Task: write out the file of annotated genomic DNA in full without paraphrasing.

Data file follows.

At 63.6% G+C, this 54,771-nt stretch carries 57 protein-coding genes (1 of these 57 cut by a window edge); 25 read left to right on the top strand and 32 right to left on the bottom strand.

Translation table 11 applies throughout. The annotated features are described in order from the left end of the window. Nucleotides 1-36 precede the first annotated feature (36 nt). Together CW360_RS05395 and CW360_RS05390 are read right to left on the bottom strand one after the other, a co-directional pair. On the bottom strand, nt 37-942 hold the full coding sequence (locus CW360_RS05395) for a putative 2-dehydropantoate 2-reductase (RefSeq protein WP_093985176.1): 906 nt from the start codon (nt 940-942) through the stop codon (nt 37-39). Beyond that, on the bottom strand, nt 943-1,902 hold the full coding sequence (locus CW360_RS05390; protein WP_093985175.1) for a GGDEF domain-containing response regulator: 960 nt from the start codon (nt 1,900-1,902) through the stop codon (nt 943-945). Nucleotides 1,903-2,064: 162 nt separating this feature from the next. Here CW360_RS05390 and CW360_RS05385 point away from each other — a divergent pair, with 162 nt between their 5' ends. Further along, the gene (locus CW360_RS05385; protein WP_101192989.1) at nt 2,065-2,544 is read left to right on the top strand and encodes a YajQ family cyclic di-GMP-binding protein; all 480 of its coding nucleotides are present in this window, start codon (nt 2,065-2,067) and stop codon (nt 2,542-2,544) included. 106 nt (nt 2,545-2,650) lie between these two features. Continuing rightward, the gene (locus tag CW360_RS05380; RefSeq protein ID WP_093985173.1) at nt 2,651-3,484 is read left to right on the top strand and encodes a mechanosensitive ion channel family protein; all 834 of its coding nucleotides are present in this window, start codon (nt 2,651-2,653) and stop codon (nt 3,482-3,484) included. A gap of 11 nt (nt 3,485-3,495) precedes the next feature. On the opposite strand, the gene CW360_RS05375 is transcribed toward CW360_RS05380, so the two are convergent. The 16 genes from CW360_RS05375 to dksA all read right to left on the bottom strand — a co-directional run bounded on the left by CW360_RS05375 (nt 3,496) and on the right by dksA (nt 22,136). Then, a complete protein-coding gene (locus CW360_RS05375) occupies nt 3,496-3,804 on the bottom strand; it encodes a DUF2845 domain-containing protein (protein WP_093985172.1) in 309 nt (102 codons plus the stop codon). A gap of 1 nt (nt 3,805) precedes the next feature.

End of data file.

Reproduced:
At 63.6% G+C, this 54,771-nt stretch carries 57 protein-coding genes (1 of these 57 cut by a window edge); 25 read left to right on the top strand and 32 right to left on the bottom strand.

Translation table 11 applies throughout. The annotated features are described in order from the left end of the window. Nucleotides 1-36 precede the first annotated feature (36 nt). Together CW360_RS05395 and CW360_RS05390 are read right to left on the bottom strand one after the other, a co-directional pair. On the bottom strand, nt 37-942 hold the full coding sequence (locus CW360_RS05395) for a putative 2-dehydropantoate 2-reductase (RefSeq protein WP_093985176.1): 906 nt from the start codon (nt 940-942) through the stop codon (nt 37-39). Beyond that, on the bottom strand, nt 943-1,902 hold the full coding sequence (locus CW360_RS05390; protein WP_093985175.1) for a GGDEF domain-containing response regulator: 960 nt from the start codon (nt 1,900-1,902) through the stop codon (nt 943-945). Nucleotides 1,903-2,064: 162 nt separating this feature from the next. Here CW360_RS05390 and CW360_RS05385 point away from each other — a divergent pair, with 162 nt between their 5' ends. Further along, the gene (locus CW360_RS05385; protein WP_101192989.1) at nt 2,065-2,544 is read left to right on the top strand and encodes a YajQ family cyclic di-GMP-binding protein; all 480 of its coding nucleotides are present in this window, start codon (nt 2,065-2,067) and stop codon (nt 2,542-2,544) included. 106 nt (nt 2,545-2,650) lie between these two features. Continuing rightward, the gene (locus tag CW360_RS05380; RefSeq protein ID WP_093985173.1) at nt 2,651-3,484 is read left to right on the top strand and encodes a mechanosensitive ion channel family protein; all 834 of its coding nucleotides are present in this window, start codon (nt 2,651-2,653) and stop codon (nt 3,482-3,484) included. A gap of 11 nt (nt 3,485-3,495) precedes the next feature. On the opposite strand, the gene CW360_RS05375 is transcribed toward CW360_RS05380, so the two are convergent. The 16 genes from CW360_RS05375 to dksA all read right to left on the bottom strand — a co-directional run bounded on the left by CW360_RS05375 (nt 3,496) and on the right by dksA (nt 22,136). Then, a complete protein-coding gene (locus CW360_RS05375) occupies nt 3,496-3,804 on the bottom strand; it encodes a DUF2845 domain-containing protein (protein WP_093985172.1) in 309 nt (102 codons plus the stop codon). A gap of 1 nt (nt 3,805) precedes the next feature.